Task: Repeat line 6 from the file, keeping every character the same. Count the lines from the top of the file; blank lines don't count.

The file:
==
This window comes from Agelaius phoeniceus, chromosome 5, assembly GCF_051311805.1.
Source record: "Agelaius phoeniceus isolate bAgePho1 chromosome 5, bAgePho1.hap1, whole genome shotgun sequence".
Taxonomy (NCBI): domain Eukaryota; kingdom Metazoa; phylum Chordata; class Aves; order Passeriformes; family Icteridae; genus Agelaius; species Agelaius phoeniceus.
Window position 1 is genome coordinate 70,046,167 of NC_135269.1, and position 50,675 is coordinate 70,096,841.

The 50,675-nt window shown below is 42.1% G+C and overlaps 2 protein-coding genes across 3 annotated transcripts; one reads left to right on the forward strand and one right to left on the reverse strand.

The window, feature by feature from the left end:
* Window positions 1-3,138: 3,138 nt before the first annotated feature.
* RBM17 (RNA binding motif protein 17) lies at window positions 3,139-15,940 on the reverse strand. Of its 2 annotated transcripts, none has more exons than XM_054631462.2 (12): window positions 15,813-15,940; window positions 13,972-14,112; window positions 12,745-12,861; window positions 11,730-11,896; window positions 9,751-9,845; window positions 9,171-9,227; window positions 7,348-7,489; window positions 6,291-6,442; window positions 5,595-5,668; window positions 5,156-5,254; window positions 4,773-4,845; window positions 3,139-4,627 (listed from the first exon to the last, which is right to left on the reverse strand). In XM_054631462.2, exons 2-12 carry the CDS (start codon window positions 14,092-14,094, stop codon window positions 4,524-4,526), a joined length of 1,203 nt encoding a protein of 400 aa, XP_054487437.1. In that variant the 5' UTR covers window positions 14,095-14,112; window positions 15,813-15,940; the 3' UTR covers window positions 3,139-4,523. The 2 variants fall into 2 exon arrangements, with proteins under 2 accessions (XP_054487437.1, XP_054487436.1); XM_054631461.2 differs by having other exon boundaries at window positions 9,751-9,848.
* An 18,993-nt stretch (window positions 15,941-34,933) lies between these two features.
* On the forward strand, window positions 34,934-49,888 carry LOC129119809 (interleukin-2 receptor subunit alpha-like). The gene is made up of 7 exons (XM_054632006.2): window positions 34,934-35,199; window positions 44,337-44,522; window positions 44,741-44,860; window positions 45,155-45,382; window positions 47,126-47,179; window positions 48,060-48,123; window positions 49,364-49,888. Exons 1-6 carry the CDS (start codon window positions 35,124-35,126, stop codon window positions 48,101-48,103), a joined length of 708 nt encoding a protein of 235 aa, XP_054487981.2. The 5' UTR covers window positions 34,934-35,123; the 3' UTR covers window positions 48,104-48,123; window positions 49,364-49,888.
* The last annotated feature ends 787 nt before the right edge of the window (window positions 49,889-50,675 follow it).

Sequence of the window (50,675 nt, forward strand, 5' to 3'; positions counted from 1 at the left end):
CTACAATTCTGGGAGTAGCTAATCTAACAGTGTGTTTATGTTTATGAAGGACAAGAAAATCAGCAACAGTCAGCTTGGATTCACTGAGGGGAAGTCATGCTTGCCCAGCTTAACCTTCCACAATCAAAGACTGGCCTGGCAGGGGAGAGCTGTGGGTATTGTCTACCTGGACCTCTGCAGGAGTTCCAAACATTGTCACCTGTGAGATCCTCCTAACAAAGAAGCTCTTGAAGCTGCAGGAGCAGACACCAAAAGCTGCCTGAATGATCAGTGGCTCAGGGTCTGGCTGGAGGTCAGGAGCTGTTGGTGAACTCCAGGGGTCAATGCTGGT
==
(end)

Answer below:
The window, feature by feature from the left end: